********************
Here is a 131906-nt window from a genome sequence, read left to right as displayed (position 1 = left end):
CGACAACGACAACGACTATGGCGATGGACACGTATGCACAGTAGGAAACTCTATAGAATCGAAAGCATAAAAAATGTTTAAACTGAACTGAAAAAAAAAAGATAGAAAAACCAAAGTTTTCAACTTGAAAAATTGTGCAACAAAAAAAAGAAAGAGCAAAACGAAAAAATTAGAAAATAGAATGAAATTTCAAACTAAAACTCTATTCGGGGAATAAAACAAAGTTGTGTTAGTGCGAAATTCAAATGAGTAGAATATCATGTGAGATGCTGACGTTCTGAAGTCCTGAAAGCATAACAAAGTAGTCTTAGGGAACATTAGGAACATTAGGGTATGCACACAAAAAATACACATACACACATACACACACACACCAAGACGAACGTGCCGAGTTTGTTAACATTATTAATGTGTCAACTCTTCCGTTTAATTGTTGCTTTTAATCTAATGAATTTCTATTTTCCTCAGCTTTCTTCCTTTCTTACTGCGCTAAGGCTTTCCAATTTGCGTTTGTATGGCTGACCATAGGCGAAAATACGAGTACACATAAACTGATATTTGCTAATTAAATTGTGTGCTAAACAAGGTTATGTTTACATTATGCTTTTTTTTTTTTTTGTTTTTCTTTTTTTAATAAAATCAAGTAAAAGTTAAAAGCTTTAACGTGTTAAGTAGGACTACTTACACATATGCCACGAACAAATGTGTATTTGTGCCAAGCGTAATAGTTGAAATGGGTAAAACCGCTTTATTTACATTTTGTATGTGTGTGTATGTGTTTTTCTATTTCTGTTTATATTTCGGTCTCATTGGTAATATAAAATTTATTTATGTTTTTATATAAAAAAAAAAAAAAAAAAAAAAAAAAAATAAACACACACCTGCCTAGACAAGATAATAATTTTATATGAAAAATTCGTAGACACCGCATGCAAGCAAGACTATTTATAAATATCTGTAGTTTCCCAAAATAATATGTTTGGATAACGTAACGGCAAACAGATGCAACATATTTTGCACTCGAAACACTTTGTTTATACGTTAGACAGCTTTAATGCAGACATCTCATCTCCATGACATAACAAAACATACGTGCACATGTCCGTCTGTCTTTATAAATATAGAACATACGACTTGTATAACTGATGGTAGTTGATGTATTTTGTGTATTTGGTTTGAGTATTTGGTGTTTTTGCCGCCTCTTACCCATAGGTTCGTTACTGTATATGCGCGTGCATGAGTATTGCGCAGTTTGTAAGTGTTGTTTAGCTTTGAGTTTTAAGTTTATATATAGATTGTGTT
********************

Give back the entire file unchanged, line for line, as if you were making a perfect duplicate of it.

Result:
Here is a 131906-nt window from a genome sequence, read left to right as displayed (position 1 = left end):
CGACAACGACAACGACTATGGCGATGGACACGTATGCACAGTAGGAAACTCTATAGAATCGAAAGCATAAAAAATGTTTAAACTGAACTGAAAAAAAAAAGATAGAAAAACCAAAGTTTTCAACTTGAAAAATTGTGCAACAAAAAAAAGAAAGAGCAAAACGAAAAAATTAGAAAATAGAATGAAATTTCAAACTAAAACTCTATTCGGGGAATAAAACAAAGTTGTGTTAGTGCGAAATTCAAATGAGTAGAATATCATGTGAGATGCTGACGTTCTGAAGTCCTGAAAGCATAACAAAGTAGTCTTAGGGAACATTAGGAACATTAGGGTATGCACACAAAAAATACACATACACACATACACACACACACCAAGACGAACGTGCCGAGTTTGTTAACATTATTAATGTGTCAACTCTTCCGTTTAATTGTTGCTTTTAATCTAATGAATTTCTATTTTCCTCAGCTTTCTTCCTTTCTTACTGCGCTAAGGCTTTCCAATTTGCGTTTGTATGGCTGACCATAGGCGAAAATACGAGTACACATAAACTGATATTTGCTAATTAAATTGTGTGCTAAACAAGGTTATGTTTACATTATGCTTTTTTTTTTTTTTGTTTTTCTTTTTTTAATAAAATCAAGTAAAAGTTAAAAGCTTTAACGTGTTAAGTAGGACTACTTACACATATGCCACGAACAAATGTGTATTTGTGCCAAGCGTAATAGTTGAAATGGGTAAAACCGCTTTATTTACATTTTGTATGTGTGTGTATGTGTTTTTCTATTTCTGTTTATATTTCGGTCTCATTGGTAATATAAAATTTATTTATGTTTTTATATAAAAAAAAAAAAAAAAAAAAAAAAAAAATAAACACACACCTGCCTAGACAAGATAATAATTTTATATGAAAAATTCGTAGACACCGCATGCAAGCAAGACTATTTATAAATATCTGTAGTTTCCCAAAATAATATGTTTGGATAACGTAACGGCAAACAGATGCAACATATTTTGCACTCGAAACACTTTGTTTATACGTTAGACAGCTTTAATGCAGACATCTCATCTCCATGACATAACAAAACATACGTGCACATGTCCGTCTGTCTTTATAAATATAGAACATACGACTTGTATAACTGATGGTAGTTGATGTATTTTGTGTATTTGGTTTGAGTATTTGGTGTTTTTGCCGCCTCTTACCCATAGGTTCGTTACTGTATATGCGCGTGCATGAGTATTGCGCAGTTTGTAAGTGTTGTTTAGCTTTGAGTTTTAAGTTTATATATAGATTGTGTT